Land use, infrastructure, and a Roosevelt Boulevard subway: Candidates talk development at Philly mayoral forum

All six candidates participating in the BUILD Philly forum backed a plan for a subway along Roosevelt Boulevard if the money were available.

Mayoral candidates on stage

Six mayoral candidates answer questions about their plans for infrastructure, land use, and development in Philadelphia during a forum hosted by BUILDPhilly at the Kimmel Center. (Emma Lee/WHYY)

Six of the candidates vying to become Philadelphia’s next mayor took part in a forum on Tuesday focused on infrastructure and development.

BUILD Philly, a new coalition of professional organizations and nonprofits that concentrate on the city’s built environment, urban, infrastructure, land use, and development, hosted the 90-minute debate.

Tya Winn and Rebecca Johnson sitting at a table
Tya Winn (left), Executive Director of the Community Design Collaborative, and Rebecca Johnson, Executive Director of the American Institute of Architects, moderate a forum for mayoral candidates hosted by BUILDPhilly at the Kimmel Center. (Emma Lee/WHYY)

Former City Councilmember Helen Gym talked about the need to improve equity when it comes to development in Philly. “That means setting clear goals around procurement and use of contracting on jobsites,” she said.

Former City Councilmember Derek Green spoke about how curbing violence would help boost business in the city. “As a former assistant district who was once racially profiled while leaving the DA’s office, I know we have to address the issue by reducing gun violence,” he said.

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Allan Domb, also a former City Council member, joined Green in saying that finding solutions to violence in the city will help move the city forward. “We have to get that under control to do everything else,” Domb said. “I’m just putting it out there that that is the most important issue for all of us.”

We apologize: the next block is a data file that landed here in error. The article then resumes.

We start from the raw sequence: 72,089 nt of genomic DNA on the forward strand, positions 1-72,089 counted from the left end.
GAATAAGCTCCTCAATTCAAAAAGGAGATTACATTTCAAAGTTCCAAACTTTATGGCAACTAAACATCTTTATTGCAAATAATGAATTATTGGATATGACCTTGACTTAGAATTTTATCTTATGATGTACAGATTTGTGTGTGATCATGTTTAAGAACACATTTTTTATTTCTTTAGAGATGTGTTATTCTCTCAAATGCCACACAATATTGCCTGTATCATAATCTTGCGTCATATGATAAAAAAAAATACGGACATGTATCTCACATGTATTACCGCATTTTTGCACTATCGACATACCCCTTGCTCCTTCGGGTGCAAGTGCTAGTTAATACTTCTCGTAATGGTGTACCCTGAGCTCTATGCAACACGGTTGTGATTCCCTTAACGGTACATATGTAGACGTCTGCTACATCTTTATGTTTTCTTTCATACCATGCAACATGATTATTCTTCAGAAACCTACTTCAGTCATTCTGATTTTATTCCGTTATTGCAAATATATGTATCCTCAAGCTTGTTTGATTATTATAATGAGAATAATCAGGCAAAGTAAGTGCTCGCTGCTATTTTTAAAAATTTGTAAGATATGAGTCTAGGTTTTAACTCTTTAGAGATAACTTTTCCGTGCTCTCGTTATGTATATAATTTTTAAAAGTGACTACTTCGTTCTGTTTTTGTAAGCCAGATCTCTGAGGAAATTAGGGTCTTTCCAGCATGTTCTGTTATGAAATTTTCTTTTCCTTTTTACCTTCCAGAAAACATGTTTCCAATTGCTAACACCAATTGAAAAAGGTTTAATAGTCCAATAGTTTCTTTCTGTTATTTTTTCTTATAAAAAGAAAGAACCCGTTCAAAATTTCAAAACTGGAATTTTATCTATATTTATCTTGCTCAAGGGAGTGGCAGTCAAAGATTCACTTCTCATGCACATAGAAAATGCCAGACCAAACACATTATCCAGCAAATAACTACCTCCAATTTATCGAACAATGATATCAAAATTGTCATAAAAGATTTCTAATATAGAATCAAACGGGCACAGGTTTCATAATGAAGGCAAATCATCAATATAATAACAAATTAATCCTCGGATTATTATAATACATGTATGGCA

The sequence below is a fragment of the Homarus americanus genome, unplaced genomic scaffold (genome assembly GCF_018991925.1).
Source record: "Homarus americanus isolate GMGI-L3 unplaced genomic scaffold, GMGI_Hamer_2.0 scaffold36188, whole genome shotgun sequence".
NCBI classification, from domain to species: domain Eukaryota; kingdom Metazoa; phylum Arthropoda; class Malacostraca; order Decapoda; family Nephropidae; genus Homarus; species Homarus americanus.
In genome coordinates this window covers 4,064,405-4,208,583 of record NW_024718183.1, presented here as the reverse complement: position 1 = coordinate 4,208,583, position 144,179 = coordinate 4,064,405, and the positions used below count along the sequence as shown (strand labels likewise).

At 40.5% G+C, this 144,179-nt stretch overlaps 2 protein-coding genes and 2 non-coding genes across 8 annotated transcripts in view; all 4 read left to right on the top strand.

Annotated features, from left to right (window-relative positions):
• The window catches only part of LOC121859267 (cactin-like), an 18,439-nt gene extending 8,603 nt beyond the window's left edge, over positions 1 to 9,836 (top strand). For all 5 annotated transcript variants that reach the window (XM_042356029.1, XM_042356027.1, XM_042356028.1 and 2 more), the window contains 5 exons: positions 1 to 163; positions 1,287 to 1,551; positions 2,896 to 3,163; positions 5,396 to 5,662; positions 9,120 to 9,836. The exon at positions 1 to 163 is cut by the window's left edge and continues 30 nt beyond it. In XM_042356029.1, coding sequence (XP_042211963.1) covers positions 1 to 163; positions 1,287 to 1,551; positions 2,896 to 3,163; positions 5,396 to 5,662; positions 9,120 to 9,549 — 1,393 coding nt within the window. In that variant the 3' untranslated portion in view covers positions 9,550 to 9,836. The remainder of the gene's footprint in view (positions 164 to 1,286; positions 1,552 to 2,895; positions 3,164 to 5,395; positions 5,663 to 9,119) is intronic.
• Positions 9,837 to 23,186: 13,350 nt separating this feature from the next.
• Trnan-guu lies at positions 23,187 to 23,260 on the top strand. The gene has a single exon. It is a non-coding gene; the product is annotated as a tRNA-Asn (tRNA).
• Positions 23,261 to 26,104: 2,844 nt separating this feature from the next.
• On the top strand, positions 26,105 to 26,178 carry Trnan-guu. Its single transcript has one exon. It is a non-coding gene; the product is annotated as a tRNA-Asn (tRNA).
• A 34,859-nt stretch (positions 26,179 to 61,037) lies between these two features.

Former City Councilmember María Quiñones Sánchez said that city government needs to better coordinate its efforts to move Philadelphia forward. “That to me is the lack of leadership around people checking off boxes as opposed to connecting boxes,” she said. “We need to create one stop, one entry point where we’re all of the permitting process moves forward because 150 steps to open a restaurant establishment in the city of Philadelphia. That, to me, is the lack of leadership.”

Grocer Jeff Brown agreed on the need to streamline the system. “I want everything you can do with the city to be able to be done online,” he said.

The six candidates, which also included former Philadelphia Controller Rebecca Rhynhart, all expressed interest in building a subway along Roosevelt Boulevard if money were available. They all also expressed opposition to rent control.

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